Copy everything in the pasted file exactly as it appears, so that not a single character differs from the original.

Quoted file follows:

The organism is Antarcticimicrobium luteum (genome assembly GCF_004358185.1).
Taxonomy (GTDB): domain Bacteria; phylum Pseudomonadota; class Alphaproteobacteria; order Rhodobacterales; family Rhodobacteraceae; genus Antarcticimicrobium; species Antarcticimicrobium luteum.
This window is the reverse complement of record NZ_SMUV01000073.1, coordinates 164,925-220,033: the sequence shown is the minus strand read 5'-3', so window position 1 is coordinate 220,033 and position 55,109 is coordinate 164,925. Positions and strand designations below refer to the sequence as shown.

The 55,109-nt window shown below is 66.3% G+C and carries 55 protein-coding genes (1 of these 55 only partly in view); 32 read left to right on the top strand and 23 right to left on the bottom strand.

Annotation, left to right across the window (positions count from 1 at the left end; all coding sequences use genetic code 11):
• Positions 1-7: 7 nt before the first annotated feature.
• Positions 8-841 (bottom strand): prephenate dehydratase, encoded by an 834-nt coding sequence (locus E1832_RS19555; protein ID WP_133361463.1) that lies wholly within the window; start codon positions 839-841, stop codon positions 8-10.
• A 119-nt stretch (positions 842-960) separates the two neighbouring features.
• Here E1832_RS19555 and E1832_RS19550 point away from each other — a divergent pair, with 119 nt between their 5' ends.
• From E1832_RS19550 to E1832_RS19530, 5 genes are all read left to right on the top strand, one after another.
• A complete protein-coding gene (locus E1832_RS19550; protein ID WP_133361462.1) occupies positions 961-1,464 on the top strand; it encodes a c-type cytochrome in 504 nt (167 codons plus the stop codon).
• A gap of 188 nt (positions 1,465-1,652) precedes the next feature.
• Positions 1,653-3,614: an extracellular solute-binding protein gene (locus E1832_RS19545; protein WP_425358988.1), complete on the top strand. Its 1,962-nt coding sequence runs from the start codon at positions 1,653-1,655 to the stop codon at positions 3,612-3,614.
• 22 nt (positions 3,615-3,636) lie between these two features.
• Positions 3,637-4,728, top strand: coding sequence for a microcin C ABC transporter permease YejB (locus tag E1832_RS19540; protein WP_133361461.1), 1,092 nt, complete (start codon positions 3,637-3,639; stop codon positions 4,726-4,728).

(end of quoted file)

The organism is Antarcticimicrobium luteum (genome assembly GCF_004358185.1).
Taxonomy (GTDB): domain Bacteria; phylum Pseudomonadota; class Alphaproteobacteria; order Rhodobacterales; family Rhodobacteraceae; genus Antarcticimicrobium; species Antarcticimicrobium luteum.
This window is the reverse complement of record NZ_SMUV01000073.1, coordinates 164,925-220,033: the sequence shown is the minus strand read 5'-3', so window position 1 is coordinate 220,033 and position 55,109 is coordinate 164,925. Positions and strand designations below refer to the sequence as shown.

The 55,109-nt window shown below is 66.3% G+C and carries 55 protein-coding genes (1 of these 55 only partly in view); 32 read left to right on the top strand and 23 right to left on the bottom strand.

Annotation, left to right across the window (positions count from 1 at the left end; all coding sequences use genetic code 11):
• Positions 1-7: 7 nt before the first annotated feature.
• Positions 8-841 (bottom strand): prephenate dehydratase, encoded by an 834-nt coding sequence (locus E1832_RS19555; protein ID WP_133361463.1) that lies wholly within the window; start codon positions 839-841, stop codon positions 8-10.
• A 119-nt stretch (positions 842-960) separates the two neighbouring features.
• Here E1832_RS19555 and E1832_RS19550 point away from each other — a divergent pair, with 119 nt between their 5' ends.
• From E1832_RS19550 to E1832_RS19530, 5 genes are all read left to right on the top strand, one after another.
• A complete protein-coding gene (locus E1832_RS19550; protein ID WP_133361462.1) occupies positions 961-1,464 on the top strand; it encodes a c-type cytochrome in 504 nt (167 codons plus the stop codon).
• A gap of 188 nt (positions 1,465-1,652) precedes the next feature.
• Positions 1,653-3,614: an extracellular solute-binding protein gene (locus E1832_RS19545; protein WP_425358988.1), complete on the top strand. Its 1,962-nt coding sequence runs from the start codon at positions 1,653-1,655 to the stop codon at positions 3,612-3,614.
• 22 nt (positions 3,615-3,636) lie between these two features.
• Positions 3,637-4,728, top strand: coding sequence for a microcin C ABC transporter permease YejB (locus tag E1832_RS19540; protein WP_133361461.1), 1,092 nt, complete (start codon positions 3,637-3,639; stop codon positions 4,726-4,728).